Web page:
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Mistake #5: Selecting Inappropriate Target Segments

Focus has been a constant refrain at MindBrew for quite some time. And recently, we’ve been putting an even finer point on it through our research into the best practices around prospect targeting. But frankly, the lack of effective prospect targeting practices is so pervasive that it’s been a bit of a challenge to identify sales and marketing teams that are actually doing a stellar job of it.

As we believe that avoiding major mistakes is more than half the battle, the Recognizing Seven Deadly Targeting Mistakes guide exposes and explains the seven most common and costly mistakes being made with respect to prospect targeting. While all seven of these landmines are quite damaging, there’s one mistake that warrants special attention:

Mistake #5: Selecting Inappropriate Target Segments

Many companies don’t adequately assess their own competencies when selecting target segments. For example, companies will target highly-profitable segments that they really don’t have the internal experience or capabilities to adequately serve. In effect, they’re picking a fight that they can’t actually win.

Other companies will target segments that look attractive from a volume perspective, without regard to price-sensitivities and competitive pressures. Companies that target these segments often end-up wondering why they aren’t achieving their profit objectives. Here, companies are picking fights that aren’t worth winning.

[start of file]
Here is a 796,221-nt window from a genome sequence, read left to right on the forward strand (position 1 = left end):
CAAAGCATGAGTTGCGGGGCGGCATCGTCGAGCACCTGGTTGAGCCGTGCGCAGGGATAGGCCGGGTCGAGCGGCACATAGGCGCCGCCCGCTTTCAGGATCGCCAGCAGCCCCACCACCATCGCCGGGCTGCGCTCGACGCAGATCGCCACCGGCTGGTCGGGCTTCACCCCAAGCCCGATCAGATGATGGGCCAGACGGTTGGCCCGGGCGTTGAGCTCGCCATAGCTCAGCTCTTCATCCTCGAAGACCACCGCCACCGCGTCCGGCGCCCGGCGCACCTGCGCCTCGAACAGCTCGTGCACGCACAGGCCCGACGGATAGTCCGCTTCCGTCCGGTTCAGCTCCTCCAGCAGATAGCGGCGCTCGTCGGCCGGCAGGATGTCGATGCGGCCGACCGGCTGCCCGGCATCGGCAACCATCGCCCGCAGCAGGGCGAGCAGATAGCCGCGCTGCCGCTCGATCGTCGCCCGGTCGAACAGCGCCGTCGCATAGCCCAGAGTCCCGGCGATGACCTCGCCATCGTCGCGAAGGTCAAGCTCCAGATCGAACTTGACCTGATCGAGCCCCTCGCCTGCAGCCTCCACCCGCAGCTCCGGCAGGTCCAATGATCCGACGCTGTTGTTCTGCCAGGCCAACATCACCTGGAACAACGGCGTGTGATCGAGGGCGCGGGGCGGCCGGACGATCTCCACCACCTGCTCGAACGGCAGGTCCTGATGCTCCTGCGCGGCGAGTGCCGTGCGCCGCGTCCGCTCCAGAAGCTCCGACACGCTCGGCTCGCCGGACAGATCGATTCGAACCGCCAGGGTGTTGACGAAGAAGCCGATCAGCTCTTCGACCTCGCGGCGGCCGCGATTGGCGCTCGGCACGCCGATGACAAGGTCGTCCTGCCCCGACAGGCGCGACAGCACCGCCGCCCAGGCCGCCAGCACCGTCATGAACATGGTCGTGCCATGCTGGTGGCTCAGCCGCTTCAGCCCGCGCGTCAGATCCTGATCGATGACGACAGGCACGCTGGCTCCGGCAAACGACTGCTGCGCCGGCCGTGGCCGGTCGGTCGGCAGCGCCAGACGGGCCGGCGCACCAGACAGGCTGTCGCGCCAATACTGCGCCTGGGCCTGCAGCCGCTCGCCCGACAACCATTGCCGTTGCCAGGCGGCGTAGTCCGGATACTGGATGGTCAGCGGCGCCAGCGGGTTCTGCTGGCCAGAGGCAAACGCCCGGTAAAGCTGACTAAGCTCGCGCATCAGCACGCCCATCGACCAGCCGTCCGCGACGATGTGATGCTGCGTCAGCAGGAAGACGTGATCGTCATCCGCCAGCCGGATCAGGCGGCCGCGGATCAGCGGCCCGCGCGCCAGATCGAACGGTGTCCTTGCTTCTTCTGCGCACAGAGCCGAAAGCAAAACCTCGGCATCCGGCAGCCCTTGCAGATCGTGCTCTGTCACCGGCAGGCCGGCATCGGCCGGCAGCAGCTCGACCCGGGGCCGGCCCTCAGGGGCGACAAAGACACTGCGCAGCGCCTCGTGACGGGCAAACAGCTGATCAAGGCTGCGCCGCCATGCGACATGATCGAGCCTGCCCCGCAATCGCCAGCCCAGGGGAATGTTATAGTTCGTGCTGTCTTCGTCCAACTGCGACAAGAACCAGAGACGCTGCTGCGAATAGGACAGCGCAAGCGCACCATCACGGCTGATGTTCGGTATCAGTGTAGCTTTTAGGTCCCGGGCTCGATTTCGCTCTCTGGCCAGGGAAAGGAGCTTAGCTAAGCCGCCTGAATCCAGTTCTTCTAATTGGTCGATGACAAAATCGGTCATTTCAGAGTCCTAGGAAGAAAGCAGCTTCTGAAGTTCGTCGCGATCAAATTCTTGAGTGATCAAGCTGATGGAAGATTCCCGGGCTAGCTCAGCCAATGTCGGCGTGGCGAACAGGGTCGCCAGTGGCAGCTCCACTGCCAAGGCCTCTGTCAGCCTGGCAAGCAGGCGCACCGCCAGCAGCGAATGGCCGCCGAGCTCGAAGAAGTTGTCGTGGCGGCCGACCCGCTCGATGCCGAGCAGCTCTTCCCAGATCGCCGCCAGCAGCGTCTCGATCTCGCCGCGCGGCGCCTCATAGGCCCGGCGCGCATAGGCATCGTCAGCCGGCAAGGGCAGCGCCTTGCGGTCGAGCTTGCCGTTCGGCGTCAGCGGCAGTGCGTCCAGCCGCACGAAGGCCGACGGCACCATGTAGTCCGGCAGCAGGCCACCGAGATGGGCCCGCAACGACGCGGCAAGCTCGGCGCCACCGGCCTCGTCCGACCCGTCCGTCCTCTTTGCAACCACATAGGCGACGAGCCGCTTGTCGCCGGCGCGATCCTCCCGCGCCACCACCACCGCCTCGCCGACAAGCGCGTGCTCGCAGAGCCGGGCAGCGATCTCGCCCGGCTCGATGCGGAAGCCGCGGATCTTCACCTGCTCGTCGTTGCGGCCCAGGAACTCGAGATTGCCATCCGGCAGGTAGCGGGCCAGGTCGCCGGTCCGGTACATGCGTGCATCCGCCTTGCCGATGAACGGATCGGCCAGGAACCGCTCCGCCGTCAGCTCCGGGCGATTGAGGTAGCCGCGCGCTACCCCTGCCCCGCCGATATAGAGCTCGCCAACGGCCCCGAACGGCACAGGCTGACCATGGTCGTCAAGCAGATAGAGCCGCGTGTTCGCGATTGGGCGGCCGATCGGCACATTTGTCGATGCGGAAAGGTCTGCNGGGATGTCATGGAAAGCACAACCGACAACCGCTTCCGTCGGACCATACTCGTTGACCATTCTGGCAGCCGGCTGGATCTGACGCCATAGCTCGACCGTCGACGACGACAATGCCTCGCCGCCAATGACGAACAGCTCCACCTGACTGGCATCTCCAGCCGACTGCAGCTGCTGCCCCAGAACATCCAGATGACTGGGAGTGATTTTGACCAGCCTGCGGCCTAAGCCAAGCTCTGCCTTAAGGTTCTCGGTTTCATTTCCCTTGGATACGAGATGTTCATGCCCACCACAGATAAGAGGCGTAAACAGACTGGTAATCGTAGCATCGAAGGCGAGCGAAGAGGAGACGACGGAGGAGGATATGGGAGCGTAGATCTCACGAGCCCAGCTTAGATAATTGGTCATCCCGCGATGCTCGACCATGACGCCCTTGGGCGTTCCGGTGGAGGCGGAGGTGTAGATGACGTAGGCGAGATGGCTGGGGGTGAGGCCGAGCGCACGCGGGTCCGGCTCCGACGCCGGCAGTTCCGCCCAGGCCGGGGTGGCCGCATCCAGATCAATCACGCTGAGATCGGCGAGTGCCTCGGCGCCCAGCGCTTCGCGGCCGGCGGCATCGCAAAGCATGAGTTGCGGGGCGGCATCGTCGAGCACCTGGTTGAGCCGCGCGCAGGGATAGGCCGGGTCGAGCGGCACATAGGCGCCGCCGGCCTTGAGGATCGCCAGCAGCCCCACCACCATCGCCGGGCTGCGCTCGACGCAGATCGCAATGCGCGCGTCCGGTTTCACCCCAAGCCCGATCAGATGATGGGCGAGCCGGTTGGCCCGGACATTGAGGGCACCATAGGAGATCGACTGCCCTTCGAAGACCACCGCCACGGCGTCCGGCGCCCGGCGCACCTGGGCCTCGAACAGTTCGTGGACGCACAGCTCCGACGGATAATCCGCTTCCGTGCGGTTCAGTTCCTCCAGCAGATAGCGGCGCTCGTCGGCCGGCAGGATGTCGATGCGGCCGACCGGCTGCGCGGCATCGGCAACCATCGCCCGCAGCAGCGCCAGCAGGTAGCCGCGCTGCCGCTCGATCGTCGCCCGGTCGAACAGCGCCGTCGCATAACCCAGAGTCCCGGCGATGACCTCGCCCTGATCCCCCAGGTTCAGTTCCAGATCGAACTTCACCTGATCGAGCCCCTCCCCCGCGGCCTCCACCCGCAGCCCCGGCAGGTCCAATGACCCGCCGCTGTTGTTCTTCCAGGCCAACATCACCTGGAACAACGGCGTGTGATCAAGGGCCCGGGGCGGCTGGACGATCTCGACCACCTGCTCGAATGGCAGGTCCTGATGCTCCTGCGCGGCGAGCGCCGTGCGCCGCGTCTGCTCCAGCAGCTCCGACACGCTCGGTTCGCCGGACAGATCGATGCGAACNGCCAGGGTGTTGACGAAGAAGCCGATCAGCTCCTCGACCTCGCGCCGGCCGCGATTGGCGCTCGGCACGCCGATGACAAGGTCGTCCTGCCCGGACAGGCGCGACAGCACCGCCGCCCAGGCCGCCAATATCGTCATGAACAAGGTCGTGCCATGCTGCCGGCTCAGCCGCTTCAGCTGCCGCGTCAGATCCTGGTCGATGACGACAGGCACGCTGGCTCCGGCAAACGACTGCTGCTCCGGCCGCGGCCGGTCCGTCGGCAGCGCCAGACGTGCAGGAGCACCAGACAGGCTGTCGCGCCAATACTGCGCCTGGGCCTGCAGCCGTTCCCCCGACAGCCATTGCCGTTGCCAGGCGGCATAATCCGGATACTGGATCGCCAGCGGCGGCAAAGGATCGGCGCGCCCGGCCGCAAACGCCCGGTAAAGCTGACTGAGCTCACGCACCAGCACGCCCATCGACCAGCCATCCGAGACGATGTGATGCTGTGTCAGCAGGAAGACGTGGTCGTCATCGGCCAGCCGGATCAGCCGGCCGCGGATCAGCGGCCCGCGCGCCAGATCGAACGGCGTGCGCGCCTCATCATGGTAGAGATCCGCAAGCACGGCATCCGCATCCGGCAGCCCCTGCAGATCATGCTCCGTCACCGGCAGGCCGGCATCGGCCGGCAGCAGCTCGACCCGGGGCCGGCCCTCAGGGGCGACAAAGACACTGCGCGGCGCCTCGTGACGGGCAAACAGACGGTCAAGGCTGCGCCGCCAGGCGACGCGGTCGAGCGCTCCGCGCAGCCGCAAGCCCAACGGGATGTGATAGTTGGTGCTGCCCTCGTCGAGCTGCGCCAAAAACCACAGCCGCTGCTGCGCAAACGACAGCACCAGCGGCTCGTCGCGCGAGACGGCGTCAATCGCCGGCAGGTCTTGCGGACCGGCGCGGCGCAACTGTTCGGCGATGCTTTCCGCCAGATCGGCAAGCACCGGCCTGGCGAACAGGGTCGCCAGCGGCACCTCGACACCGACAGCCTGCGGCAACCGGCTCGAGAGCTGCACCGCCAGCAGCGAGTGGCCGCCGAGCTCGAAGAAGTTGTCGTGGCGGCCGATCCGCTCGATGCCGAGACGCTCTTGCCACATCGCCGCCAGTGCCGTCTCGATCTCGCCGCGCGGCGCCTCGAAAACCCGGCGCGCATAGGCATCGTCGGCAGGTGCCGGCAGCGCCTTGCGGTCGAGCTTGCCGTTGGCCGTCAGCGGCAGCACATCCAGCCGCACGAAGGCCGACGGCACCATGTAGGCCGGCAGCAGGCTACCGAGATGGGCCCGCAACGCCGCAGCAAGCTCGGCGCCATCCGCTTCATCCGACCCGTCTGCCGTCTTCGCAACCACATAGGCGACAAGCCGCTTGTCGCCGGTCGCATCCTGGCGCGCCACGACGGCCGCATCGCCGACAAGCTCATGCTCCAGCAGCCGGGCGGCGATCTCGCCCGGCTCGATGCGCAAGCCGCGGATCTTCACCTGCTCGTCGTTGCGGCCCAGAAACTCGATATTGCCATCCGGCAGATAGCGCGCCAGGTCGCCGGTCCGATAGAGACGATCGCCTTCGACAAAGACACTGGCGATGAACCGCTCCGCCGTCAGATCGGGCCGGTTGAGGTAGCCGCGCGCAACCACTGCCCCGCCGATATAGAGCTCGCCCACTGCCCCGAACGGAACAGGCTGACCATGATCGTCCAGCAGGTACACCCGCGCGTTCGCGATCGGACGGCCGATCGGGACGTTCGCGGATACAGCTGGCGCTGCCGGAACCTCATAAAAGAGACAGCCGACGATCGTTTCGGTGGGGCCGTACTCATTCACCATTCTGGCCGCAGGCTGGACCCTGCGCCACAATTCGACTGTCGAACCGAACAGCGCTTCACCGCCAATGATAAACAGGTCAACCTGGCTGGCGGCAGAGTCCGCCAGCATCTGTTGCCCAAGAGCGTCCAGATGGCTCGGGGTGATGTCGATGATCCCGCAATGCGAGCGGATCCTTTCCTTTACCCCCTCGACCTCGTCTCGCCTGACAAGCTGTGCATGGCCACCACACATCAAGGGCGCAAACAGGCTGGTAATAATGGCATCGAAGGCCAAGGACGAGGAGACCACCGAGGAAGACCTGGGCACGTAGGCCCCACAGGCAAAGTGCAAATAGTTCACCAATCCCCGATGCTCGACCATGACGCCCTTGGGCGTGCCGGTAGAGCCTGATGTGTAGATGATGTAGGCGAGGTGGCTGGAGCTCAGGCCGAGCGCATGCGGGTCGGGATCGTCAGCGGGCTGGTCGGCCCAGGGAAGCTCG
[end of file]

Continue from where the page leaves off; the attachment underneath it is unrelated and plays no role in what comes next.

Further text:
Still other companies target segments where the incumbent competitor will defend their position to the death—the death of both companies, if necessary. These segments are so important to the competitor that they have no choice but to fight very hard to maintain their existence. This is fight where there are no winners.

When selecting target segments, companies must assess attractiveness from a number of different angles. Certainly, the financial viability of the segments must be understood. But it’s equally important to realistically and objectively assess your company’s ability to compete for that target segment.

In fact, this particular targeting mistake is so prevalent—and so deadly—that we’ve also published a step-by-step tutorial called Targeting Your Most Profitable Prospects to help our subscribers take a more thoughtful and strategic approach.

Making decisions about where to focus is never easy. But through quantitative and qualitative assessment of your potential targets, it’s definitely possible to strike a better balance between “a battle you can win” and a “battle worth winning.”

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